FREDONIA, N.Y. (AP) _ If you're crazy like a duck and don't mind cigar smoke, harp music and horns there's only one place to be today - Fredonia.

That's Fredonia with one ''e'' as in this western New York college town and not Freedonia with two ''E's'' as in the mythical kingdom of Freedonia that served as the setting for the Marx Brothers' 1933 movie ''Duck Soup.''

If that seems confusing, think how confused Mayor Harry B. Hickey must have been in 1933 when he sent a letter to Paramount Pictures complaining about the studio's ''intentions in using the name of our city in your picture'' and got back the following reply from the Marx Brothers themselves:

''Your excellency. Our advice is that you change the name of your town. It is hurting our picture. What makes you think you are mayor of Fredonia? Do you wear a black moustache, play the harp, speak with an Italian accent or chase girls like Harpo? We are certain you do not. Therefore, we must be the mayor of Fredonia, not you.''

Fredonia today celebrates the second annual ''Freedonia Marxonia Film Festival and Symposium.''

Several hundred people wearing Groucho glasses and noses are expected at Fredonia State College for a group picture in the afternoon. But that's not all.

There will be a speech by Marx Brothers expert Paul G. Wesolowski and a duck soup recipe competition. The local Post Office will cancel stamps with a mark that shows Groucho, Harpo and Chico and has the extra ''e'' in Fredonia.

Postmaster Robert Kaus says he's gotten about 150 requests for the cancellation, some from as far away as Belgium, Italy, and the Soviet Union.

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DOTHAN, Ala. (AP) - Twelve-year-old Steven Young was just doodling with a pencil at his desk, but his teacher thought the drawings could be put to use.

Steven wound up having lunch with a group of auto executives who said his classroom doodles showed promise for a dual-spring suspension system for heavy-duty vehicles.

His seventh-grade teacher, Sandra Hefner, and Honeysuckle Middle School principal Sam Nichols turned to local engineers at Michelin Tire Corp. for guidance on the drawings.

The company invited all three to lunch Thursday where they discussed the possible uses of the youngster's design.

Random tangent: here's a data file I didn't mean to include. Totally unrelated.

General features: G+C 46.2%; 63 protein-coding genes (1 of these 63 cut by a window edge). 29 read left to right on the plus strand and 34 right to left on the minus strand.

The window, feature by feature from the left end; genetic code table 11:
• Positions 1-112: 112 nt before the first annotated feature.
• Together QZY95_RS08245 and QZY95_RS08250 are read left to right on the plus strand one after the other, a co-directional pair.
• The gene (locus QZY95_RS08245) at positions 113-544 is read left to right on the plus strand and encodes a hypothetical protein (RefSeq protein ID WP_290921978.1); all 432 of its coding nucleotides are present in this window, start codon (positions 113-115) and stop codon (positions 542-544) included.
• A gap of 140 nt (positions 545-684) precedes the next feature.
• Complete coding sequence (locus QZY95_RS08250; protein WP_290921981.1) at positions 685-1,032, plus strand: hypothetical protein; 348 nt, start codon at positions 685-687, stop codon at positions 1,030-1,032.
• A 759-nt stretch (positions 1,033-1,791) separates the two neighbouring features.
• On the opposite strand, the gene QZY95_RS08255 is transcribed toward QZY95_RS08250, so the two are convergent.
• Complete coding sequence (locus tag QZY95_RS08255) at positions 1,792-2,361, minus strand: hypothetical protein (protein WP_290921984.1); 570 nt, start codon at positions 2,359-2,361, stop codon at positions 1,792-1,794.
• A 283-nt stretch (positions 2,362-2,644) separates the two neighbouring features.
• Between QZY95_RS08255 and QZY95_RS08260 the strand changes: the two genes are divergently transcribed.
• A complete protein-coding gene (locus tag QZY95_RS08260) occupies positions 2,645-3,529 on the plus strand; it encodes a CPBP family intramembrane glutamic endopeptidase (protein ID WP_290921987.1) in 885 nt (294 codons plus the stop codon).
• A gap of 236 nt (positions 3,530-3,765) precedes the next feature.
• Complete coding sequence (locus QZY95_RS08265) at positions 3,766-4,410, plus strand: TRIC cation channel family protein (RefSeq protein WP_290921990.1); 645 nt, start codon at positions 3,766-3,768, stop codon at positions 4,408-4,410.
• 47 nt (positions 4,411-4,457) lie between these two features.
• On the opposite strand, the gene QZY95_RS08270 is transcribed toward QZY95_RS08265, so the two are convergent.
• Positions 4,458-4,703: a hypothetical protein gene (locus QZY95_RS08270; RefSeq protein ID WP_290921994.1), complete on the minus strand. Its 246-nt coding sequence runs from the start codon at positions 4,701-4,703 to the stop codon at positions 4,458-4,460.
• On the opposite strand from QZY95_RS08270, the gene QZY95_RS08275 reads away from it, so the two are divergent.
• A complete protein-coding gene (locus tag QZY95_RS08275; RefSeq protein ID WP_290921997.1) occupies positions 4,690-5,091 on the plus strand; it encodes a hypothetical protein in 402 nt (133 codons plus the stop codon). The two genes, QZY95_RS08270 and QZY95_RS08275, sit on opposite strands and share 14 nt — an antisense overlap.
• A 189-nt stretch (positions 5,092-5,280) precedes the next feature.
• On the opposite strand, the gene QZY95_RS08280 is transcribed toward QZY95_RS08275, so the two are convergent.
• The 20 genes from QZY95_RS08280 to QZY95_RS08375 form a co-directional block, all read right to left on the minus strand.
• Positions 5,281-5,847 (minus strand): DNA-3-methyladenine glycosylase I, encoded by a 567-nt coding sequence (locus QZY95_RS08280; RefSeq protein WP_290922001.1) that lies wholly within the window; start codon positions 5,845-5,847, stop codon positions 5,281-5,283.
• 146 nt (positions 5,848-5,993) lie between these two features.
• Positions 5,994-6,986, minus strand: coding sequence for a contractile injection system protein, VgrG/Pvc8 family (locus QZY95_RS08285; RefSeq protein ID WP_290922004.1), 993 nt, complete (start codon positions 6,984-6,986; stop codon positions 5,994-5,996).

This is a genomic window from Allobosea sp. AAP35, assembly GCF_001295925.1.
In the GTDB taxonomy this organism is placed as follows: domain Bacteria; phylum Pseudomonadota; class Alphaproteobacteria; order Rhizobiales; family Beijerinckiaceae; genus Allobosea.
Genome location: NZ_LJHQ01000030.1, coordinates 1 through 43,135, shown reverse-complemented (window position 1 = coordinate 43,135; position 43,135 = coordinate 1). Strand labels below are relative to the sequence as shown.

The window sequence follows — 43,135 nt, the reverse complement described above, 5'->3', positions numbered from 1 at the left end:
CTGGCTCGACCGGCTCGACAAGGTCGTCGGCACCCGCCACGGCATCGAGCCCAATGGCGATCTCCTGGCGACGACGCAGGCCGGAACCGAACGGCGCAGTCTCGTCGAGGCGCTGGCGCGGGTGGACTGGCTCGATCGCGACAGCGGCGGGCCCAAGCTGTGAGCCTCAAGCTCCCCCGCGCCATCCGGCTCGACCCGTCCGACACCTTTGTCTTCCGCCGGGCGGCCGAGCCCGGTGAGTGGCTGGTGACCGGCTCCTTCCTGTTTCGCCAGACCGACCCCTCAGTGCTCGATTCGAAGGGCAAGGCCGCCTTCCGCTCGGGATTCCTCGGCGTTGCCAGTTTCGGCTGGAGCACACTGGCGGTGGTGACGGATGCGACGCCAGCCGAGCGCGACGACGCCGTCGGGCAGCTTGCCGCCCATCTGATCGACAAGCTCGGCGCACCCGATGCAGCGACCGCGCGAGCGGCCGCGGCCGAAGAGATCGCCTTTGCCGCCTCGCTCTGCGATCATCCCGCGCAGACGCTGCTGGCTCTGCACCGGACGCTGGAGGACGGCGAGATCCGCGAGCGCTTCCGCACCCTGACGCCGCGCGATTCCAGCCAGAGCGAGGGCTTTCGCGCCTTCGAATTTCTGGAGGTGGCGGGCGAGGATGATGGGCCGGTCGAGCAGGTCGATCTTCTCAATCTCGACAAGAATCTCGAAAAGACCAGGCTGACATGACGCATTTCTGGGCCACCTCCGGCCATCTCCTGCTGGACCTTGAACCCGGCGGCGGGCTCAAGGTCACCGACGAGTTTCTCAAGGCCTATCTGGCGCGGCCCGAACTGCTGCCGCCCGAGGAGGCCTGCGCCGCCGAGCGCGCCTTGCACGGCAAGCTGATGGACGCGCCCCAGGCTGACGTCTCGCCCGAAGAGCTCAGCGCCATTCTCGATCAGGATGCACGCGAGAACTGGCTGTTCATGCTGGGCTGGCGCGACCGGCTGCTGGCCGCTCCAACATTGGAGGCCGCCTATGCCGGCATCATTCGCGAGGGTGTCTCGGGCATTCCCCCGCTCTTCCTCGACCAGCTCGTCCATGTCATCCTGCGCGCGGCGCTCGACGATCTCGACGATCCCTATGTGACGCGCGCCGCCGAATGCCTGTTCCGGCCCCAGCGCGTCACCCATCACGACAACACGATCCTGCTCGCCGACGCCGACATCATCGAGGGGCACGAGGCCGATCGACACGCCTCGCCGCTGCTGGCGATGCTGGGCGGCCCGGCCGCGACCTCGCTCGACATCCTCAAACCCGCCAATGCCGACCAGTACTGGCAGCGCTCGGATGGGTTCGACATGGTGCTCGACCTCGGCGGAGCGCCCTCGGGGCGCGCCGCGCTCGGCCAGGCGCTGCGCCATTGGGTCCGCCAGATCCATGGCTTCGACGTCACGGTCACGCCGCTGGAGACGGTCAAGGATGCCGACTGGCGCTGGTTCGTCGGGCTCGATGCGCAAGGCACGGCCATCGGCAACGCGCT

Dan Conn, an engineer for Michelin, said the design probably is over- engineered for an ordinary passenger car, but it might enhance the performance of a heavy-duty vehicle or racing car needing extra strength.

Steven's father, Jeffery Young, is an engineer at Great Southern Paper Co. and his mother, Kathy Young, is a kindergarten teacher. They said he's always wanted to know how things work.

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TULSA, Okla. (AP) - Old planning boards don't die - or apparently fade away either. That's what members of the Regional Solid Waste Planning Board are discovering.

Some members believe the board has served its purpose and should be disbanded. But officials say they can't get enough people together for a quorum to officially close up shop.

''I'm just tired of meeting here every few months to find out we can't do anything,'' said Roy Jones, board vice chairman. ''The board is well on its way to melting away. It should be terminated with the same dignity as it was formed.''

The board, with representatives from communities in the Tulsa area, was one member short of a quorum at its meeting Thursday. Only 16 of 60 board members attended the previous meeting in February.

The board was formed in 1986 to investigate the area's solid waste situation and propose sites for landfills.

''This conceivably could go on forever, if enough member communities play the game of not attending meetings, but not resigning,'' said Marilyn Hinkle, board chairman.

The board will try to meet again, probably in September, with disbanding on the agenda, she said.